11. smoothnewt

    smoothnewt Star commenter

    Two wrongs don't make a right. Fortunately in this case pressure is being applied on the developers:

    "The council argued it no longer had any control over access to the playground spaces. In February, after being contacted by the Guardian for this story, Lambeth council wrote to Henley Homes.

    The letter, from councillor Joanne Simpson, said: “Developing a sense of community was a key argument made at planning stage … so I am deeply concerned to hear … that social exclusion of children is being deliberated engineered, on account of their housing tenure. However, this is a civil matter regarding the management agency and it is only within your gift to ensure that all play spaces are available for all children to use.”

    Leading housing lawyers say there could be a basis for challenging the situation. Martin George, the associate professor of property law at the University of Leicester, said he has been discussing with legal colleagues the potential for action against some of the parties involved. His callout on social media asks for people with legal expertise to join him in helping the residents challenge the segregation."

    It will be interesting to see if the developers eventually backtrack.
  12. towncryer

    towncryer Lead commenter

    Well lets hope that the private residents have a say in this too. If the council no longer have any control over the area this means that maintenance/upkeep is the responsibility of the private residents.

    I'm sure that the matter will be resolved in favour of the social tenants...it usually is.The problem really is in the original planning and both social and private have been lied to in this case.

    Why anyone would want to but/rent a property with a kids playground smack in the middle is beyond me but I feel sorry for all involved.
  13. oldsomeman

    oldsomeman Star commenter

    In a way, it's not new, Go into areas like Sloane Square in London and see the gated parks only for the use of certain residents. On one hand, you can see their point to exclude others if they are paying in their lease for such a facitity. Yet excluding some groups, might keep the place safer for them to use..especially when one sees the state of open spaces used by the whole community. The danger is always that the few 'baddies' give everyone else a poor reputation
  14. InkyP

    InkyP Star commenter

    Er, people with children obviously.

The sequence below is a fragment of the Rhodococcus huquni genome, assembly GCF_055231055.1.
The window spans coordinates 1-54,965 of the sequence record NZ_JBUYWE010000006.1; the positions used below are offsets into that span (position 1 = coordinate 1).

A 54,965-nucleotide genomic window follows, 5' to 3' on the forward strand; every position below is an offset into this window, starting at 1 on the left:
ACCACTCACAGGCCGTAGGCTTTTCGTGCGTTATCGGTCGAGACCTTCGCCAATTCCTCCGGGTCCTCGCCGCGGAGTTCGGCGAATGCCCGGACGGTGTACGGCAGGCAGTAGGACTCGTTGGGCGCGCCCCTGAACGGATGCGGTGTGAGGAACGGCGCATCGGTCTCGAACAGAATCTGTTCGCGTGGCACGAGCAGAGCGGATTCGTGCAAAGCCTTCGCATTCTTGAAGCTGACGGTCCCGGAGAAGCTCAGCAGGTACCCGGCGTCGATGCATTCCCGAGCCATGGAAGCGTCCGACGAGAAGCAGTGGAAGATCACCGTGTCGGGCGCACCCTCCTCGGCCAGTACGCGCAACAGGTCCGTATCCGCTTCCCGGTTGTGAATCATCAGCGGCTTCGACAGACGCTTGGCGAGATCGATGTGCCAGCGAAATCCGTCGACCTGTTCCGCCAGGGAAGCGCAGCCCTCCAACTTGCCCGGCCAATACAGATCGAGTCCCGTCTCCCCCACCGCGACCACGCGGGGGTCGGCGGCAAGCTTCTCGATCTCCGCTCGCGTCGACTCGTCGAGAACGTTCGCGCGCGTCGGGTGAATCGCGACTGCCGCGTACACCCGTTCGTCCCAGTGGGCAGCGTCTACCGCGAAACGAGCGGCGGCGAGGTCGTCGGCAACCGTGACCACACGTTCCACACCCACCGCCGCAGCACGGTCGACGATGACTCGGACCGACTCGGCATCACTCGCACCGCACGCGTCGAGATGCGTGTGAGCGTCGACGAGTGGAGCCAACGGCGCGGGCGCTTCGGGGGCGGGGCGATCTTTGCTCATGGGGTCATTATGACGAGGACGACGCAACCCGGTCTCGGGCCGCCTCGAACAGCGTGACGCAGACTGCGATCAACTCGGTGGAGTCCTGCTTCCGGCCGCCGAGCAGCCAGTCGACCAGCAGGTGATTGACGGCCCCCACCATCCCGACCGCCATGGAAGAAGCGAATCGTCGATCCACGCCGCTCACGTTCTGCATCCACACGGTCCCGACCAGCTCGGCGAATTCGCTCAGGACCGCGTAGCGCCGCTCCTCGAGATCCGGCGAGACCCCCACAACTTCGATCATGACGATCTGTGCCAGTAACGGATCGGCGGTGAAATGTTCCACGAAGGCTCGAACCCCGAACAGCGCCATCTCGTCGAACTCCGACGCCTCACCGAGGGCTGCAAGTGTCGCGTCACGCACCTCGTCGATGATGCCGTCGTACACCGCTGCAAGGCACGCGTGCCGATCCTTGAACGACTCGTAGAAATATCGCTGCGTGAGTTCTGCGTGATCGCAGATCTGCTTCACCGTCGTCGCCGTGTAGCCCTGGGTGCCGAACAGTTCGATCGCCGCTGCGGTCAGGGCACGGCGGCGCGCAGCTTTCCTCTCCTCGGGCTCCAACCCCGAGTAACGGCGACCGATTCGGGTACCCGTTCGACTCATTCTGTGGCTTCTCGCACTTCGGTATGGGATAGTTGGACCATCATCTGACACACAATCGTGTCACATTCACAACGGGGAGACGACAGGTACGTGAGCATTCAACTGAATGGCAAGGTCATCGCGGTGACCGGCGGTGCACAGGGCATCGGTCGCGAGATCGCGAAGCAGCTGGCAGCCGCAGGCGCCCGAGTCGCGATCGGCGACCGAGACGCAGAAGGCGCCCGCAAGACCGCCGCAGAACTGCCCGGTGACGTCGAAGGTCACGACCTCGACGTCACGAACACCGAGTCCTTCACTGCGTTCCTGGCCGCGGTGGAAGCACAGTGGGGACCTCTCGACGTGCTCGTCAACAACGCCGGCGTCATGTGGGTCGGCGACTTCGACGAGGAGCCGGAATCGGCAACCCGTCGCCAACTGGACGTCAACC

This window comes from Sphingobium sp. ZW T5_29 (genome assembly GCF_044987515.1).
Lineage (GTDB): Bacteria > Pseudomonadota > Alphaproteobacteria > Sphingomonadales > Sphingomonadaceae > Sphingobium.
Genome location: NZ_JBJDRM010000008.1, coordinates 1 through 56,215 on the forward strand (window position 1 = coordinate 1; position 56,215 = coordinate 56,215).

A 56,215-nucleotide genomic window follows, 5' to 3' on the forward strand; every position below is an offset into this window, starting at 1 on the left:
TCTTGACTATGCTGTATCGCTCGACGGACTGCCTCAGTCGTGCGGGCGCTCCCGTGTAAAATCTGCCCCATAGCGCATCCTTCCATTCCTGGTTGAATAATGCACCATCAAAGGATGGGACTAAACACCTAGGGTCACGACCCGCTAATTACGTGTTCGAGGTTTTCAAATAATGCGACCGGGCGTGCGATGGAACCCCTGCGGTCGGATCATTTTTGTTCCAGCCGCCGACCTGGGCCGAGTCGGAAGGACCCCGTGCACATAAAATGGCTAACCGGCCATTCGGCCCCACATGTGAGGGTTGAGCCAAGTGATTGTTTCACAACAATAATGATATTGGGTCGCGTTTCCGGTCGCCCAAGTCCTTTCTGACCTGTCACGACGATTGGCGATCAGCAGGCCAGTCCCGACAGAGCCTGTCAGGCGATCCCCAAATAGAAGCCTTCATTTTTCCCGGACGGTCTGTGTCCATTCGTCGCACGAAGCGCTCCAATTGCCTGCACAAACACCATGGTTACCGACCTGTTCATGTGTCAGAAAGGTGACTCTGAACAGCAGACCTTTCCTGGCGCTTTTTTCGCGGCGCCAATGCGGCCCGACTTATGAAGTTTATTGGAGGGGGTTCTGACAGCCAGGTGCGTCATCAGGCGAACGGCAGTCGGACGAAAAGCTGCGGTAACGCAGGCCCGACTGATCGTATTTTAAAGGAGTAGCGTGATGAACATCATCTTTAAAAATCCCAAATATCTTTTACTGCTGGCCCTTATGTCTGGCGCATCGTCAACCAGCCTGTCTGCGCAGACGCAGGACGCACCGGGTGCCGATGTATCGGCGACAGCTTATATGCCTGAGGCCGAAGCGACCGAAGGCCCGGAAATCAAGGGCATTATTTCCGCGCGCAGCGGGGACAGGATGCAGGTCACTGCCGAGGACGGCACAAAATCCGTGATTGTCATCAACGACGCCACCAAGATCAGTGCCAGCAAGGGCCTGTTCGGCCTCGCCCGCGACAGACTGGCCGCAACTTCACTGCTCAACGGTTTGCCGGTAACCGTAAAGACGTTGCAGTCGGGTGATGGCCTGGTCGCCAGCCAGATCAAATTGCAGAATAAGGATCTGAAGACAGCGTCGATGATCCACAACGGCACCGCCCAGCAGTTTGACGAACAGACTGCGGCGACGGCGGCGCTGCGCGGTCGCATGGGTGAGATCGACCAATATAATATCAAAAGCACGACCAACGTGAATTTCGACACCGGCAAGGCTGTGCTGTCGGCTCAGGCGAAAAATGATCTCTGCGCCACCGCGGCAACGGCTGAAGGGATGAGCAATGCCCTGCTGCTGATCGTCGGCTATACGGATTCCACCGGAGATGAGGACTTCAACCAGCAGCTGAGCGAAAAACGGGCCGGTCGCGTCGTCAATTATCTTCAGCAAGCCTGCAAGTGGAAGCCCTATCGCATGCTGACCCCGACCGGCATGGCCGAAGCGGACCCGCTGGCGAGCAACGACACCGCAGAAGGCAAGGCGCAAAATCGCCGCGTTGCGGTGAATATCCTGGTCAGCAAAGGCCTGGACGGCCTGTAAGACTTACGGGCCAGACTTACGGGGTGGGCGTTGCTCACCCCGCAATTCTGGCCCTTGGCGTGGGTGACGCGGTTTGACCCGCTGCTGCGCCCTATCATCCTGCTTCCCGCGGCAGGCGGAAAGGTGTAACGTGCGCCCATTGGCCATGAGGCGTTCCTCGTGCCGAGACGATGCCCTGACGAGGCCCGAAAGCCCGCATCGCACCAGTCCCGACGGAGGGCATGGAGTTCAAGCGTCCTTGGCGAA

Jamvic and towncryer like this.
  15. monicabilongame

    monicabilongame Star commenter

    Offensive to suggest that the social tenants aren't working, or aren't working hard enough. Have you tried living in London whilst only getting the minimum wage for a job? Sometimes people have two jobs and still aren't able to make ends meet.

    No, there isn't. There is a little narrow strip of land down the side of one block for social tenants' toddlers - under 5's - to use.
    Jamvic, corgie11, smoothnewt and 3 others like this.
  16. towncryer

    towncryer Lead commenter

    Fair comment.
    Jamvic and InkyP like this.
  17. Lalad

    Lalad Star commenter

    Who is going to police the children to make sure only the 'right' kind of child is allowed in? What happens when the 'right' kind of child has friends who live in the 'wrong' kind of house? The whole situation is fraught with difficulty.
    FrankWolley likes this.
  18. LondonCanary

    LondonCanary Star commenter

    It's all in the wording
    It isn't children who have no acccess. It's all social housing residents.
    This is the alleged "posh" play area which looks qute like a garden.

    The is the poor play area, which looks quite like a play area.
    agathamorse and towncryer like this.
  19. towncryer

    towncryer Lead commenter

    And I am sure that there are places in London...social and private where there is nothing at all...not even a narrow strip of land.
  20. towncryer

    towncryer Lead commenter

    I'm not suggesting that they aren't working. I am saying that if you want nice things you need to work for them...there is a difference. There are quite a few things I would like in life that I can't afford but probably could do if I did a little self- improvement and got a better paid job but I accept that my life style suits me and do without. Back in the 80's I also struggled to make ends meet...3 jobs at one time...and I would have loved my life and circumstances to have been better than they were but I never felt that I had the right to it.I never went to the papers to complain about the unfairness of it all.

    They are lucky that they have a property in a central part of London..probably without having had to jump through the hoops that the private residents have had to get theirs...nor the massive financial commitment. Now they are looking over the fence and wanting more for nothing and the papers are egging them on.
    agathamorse likes this.